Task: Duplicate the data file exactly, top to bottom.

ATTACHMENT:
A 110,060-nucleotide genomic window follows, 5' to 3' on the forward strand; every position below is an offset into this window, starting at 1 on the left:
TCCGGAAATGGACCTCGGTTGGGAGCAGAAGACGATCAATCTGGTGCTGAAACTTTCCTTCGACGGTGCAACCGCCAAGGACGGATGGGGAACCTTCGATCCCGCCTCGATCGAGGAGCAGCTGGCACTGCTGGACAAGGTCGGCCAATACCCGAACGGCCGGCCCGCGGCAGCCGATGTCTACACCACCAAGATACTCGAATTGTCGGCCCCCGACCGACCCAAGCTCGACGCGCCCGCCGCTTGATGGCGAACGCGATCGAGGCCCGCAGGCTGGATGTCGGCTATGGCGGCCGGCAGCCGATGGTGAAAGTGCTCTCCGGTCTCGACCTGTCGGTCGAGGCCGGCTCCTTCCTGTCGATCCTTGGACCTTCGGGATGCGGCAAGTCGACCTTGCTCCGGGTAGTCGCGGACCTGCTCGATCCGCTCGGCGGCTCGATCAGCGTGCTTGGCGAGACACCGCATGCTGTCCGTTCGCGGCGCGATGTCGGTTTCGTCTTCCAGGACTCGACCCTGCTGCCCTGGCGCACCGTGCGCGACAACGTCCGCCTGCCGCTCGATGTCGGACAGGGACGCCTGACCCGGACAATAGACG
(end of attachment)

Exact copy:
A 110,060-nucleotide genomic window follows, 5' to 3' on the forward strand; every position below is an offset into this window, starting at 1 on the left:
TCCGGAAATGGACCTCGGTTGGGAGCAGAAGACGATCAATCTGGTGCTGAAACTTTCCTTCGACGGTGCAACCGCCAAGGACGGATGGGGAACCTTCGATCCCGCCTCGATCGAGGAGCAGCTGGCACTGCTGGACAAGGTCGGCCAATACCCGAACGGCCGGCCCGCGGCAGCCGATGTCTACACCACCAAGATACTCGAATTGTCGGCCCCCGACCGACCCAAGCTCGACGCGCCCGCCGCTTGATGGCGAACGCGATCGAGGCCCGCAGGCTGGATGTCGGCTATGGCGGCCGGCAGCCGATGGTGAAAGTGCTCTCCGGTCTCGACCTGTCGGTCGAGGCCGGCTCCTTCCTGTCGATCCTTGGACCTTCGGGATGCGGCAAGTCGACCTTGCTCCGGGTAGTCGCGGACCTGCTCGATCCGCTCGGCGGCTCGATCAGCGTGCTTGGCGAGACACCGCATGCTGTCCGTTCGCGGCGCGATGTCGGTTTCGTCTTCCAGGACTCGACCCTGCTGCCCTGGCGCACCGTGCGCGACAACGTCCGCCTGCCGCTCGATGTCGGACAGGGACGCCTGACCCGGACAATAGACG